1  
good writeup, but that's a lot of code –  Ron Feb 5 '11 at 17:31

Assuming your array contains strings, you can use the following:

String[] data = new String[] { 
    "2009.07.25 20:24 Message A",
    "2009.07.25 20:17 Message G",
    "2009.07.25 20:25 Message B",
    "2009.07.25 20:30 Message D",
    "2009.07.25 20:01 Message F",
    "2009.07.25 21:08 Message E",
    "2009.07.25 19:54 Message R"
};

Arrays.sort(data, new Comparator<String>() {
    @Override
    public int compare(String s1, String s2) {
        String t1 = s1.substring(0, 16); // date/time of s1
        String t2 = s2.substring(0, 16); // date/time of s2
        return t1.compareTo(t2);
    }
});

If you have a two-dimensional array, the solution is also very similar:

String[][] data = new String[][] { 
        { "2009.07.25 20:17", "Message G" },
        { "2009.07.25 20:25", "Message B" },
        { "2009.07.25 20:30", "Message D" },
        { "2009.07.25 20:01", "Message F" },
        { "2009.07.25 21:08", "Message E" },
        { "2009.07.25 19:54", "Message R" }
};

Arrays.sort(data, new Comparator<String[]>() {
    @Override
    public int compare(String[] s1, String[] s2) {
        String t1 = s1[0];
        String t2 = s2[0];
        return t1.compareTo(t2);
    }
});
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-1 OP says that it is a 2D array. –  dogbane Feb 5 '11 at 16:01
    
@dogbane Take a look at the question. It's not actually a 2D array, even though the title insists that it is. It's an array of Strings with columnar data inside. In fact, this response addresses the actual question better than all the others... –  dkarp Feb 5 '11 at 16:15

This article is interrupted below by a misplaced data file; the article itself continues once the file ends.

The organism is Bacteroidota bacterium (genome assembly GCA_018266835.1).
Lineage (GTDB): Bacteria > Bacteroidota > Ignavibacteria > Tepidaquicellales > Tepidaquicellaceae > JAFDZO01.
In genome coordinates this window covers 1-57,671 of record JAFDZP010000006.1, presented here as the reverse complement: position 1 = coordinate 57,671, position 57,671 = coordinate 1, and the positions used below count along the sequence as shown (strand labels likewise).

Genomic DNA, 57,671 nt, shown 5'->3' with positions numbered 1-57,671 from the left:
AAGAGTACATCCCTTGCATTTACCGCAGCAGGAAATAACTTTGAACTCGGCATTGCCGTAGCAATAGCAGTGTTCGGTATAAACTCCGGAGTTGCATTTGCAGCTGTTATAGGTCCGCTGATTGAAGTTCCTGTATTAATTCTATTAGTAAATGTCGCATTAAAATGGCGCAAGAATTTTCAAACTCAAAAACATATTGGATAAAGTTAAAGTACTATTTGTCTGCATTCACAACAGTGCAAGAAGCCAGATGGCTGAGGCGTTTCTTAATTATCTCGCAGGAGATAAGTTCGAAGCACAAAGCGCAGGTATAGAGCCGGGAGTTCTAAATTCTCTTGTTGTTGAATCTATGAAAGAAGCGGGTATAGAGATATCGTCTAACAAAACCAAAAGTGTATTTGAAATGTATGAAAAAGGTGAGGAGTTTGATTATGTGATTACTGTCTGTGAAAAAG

1  
@dkarp why are you comparing just the times? You should be comparing the first column which is "yyyy.MM.dd HH:mm". Take another look at the question. –  dogbane Feb 5 '11 at 16:19
    
@dogbane Oh, that's a good point. (Not my answer, however.) Still, a good answer to this question should treat it as a String[] with columnar data in the format described by the OP, not as a String[][]. I'd de-upvote this one if I'd seen your comment earlier, though... –  dkarp Feb 5 '11 at 16:23
    
@dogbane and @dkarp: Thanks, I have edited my answer to include date/time instead of just time. I have also added a version to sort a two-dimensional array, though it is not clear to me given the example the OP provided that he is working with a 2D array. –  João Silva Feb 5 '11 at 16:27
Arrays.sort(yourarray, new Comparator() {
    public int compare(Object o1, Object o2) {
        String[] elt1 = (String[])o1;
        String[] elt2 = (String[])o2;
        return elt1[0].compareTo(elt2[0]);
    }
});
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1  
-1 this won't compile. Should be sort(array, comparator). –  dogbane Feb 5 '11 at 15:44
2  
Edited per @dogbane's correction. –  Bert F Feb 5 '11 at 16:18

Check out the ColumnComparator. It is basically the same solution as proposed by Costi, but it also supports sorting on columns in a List and has a few more sort properties.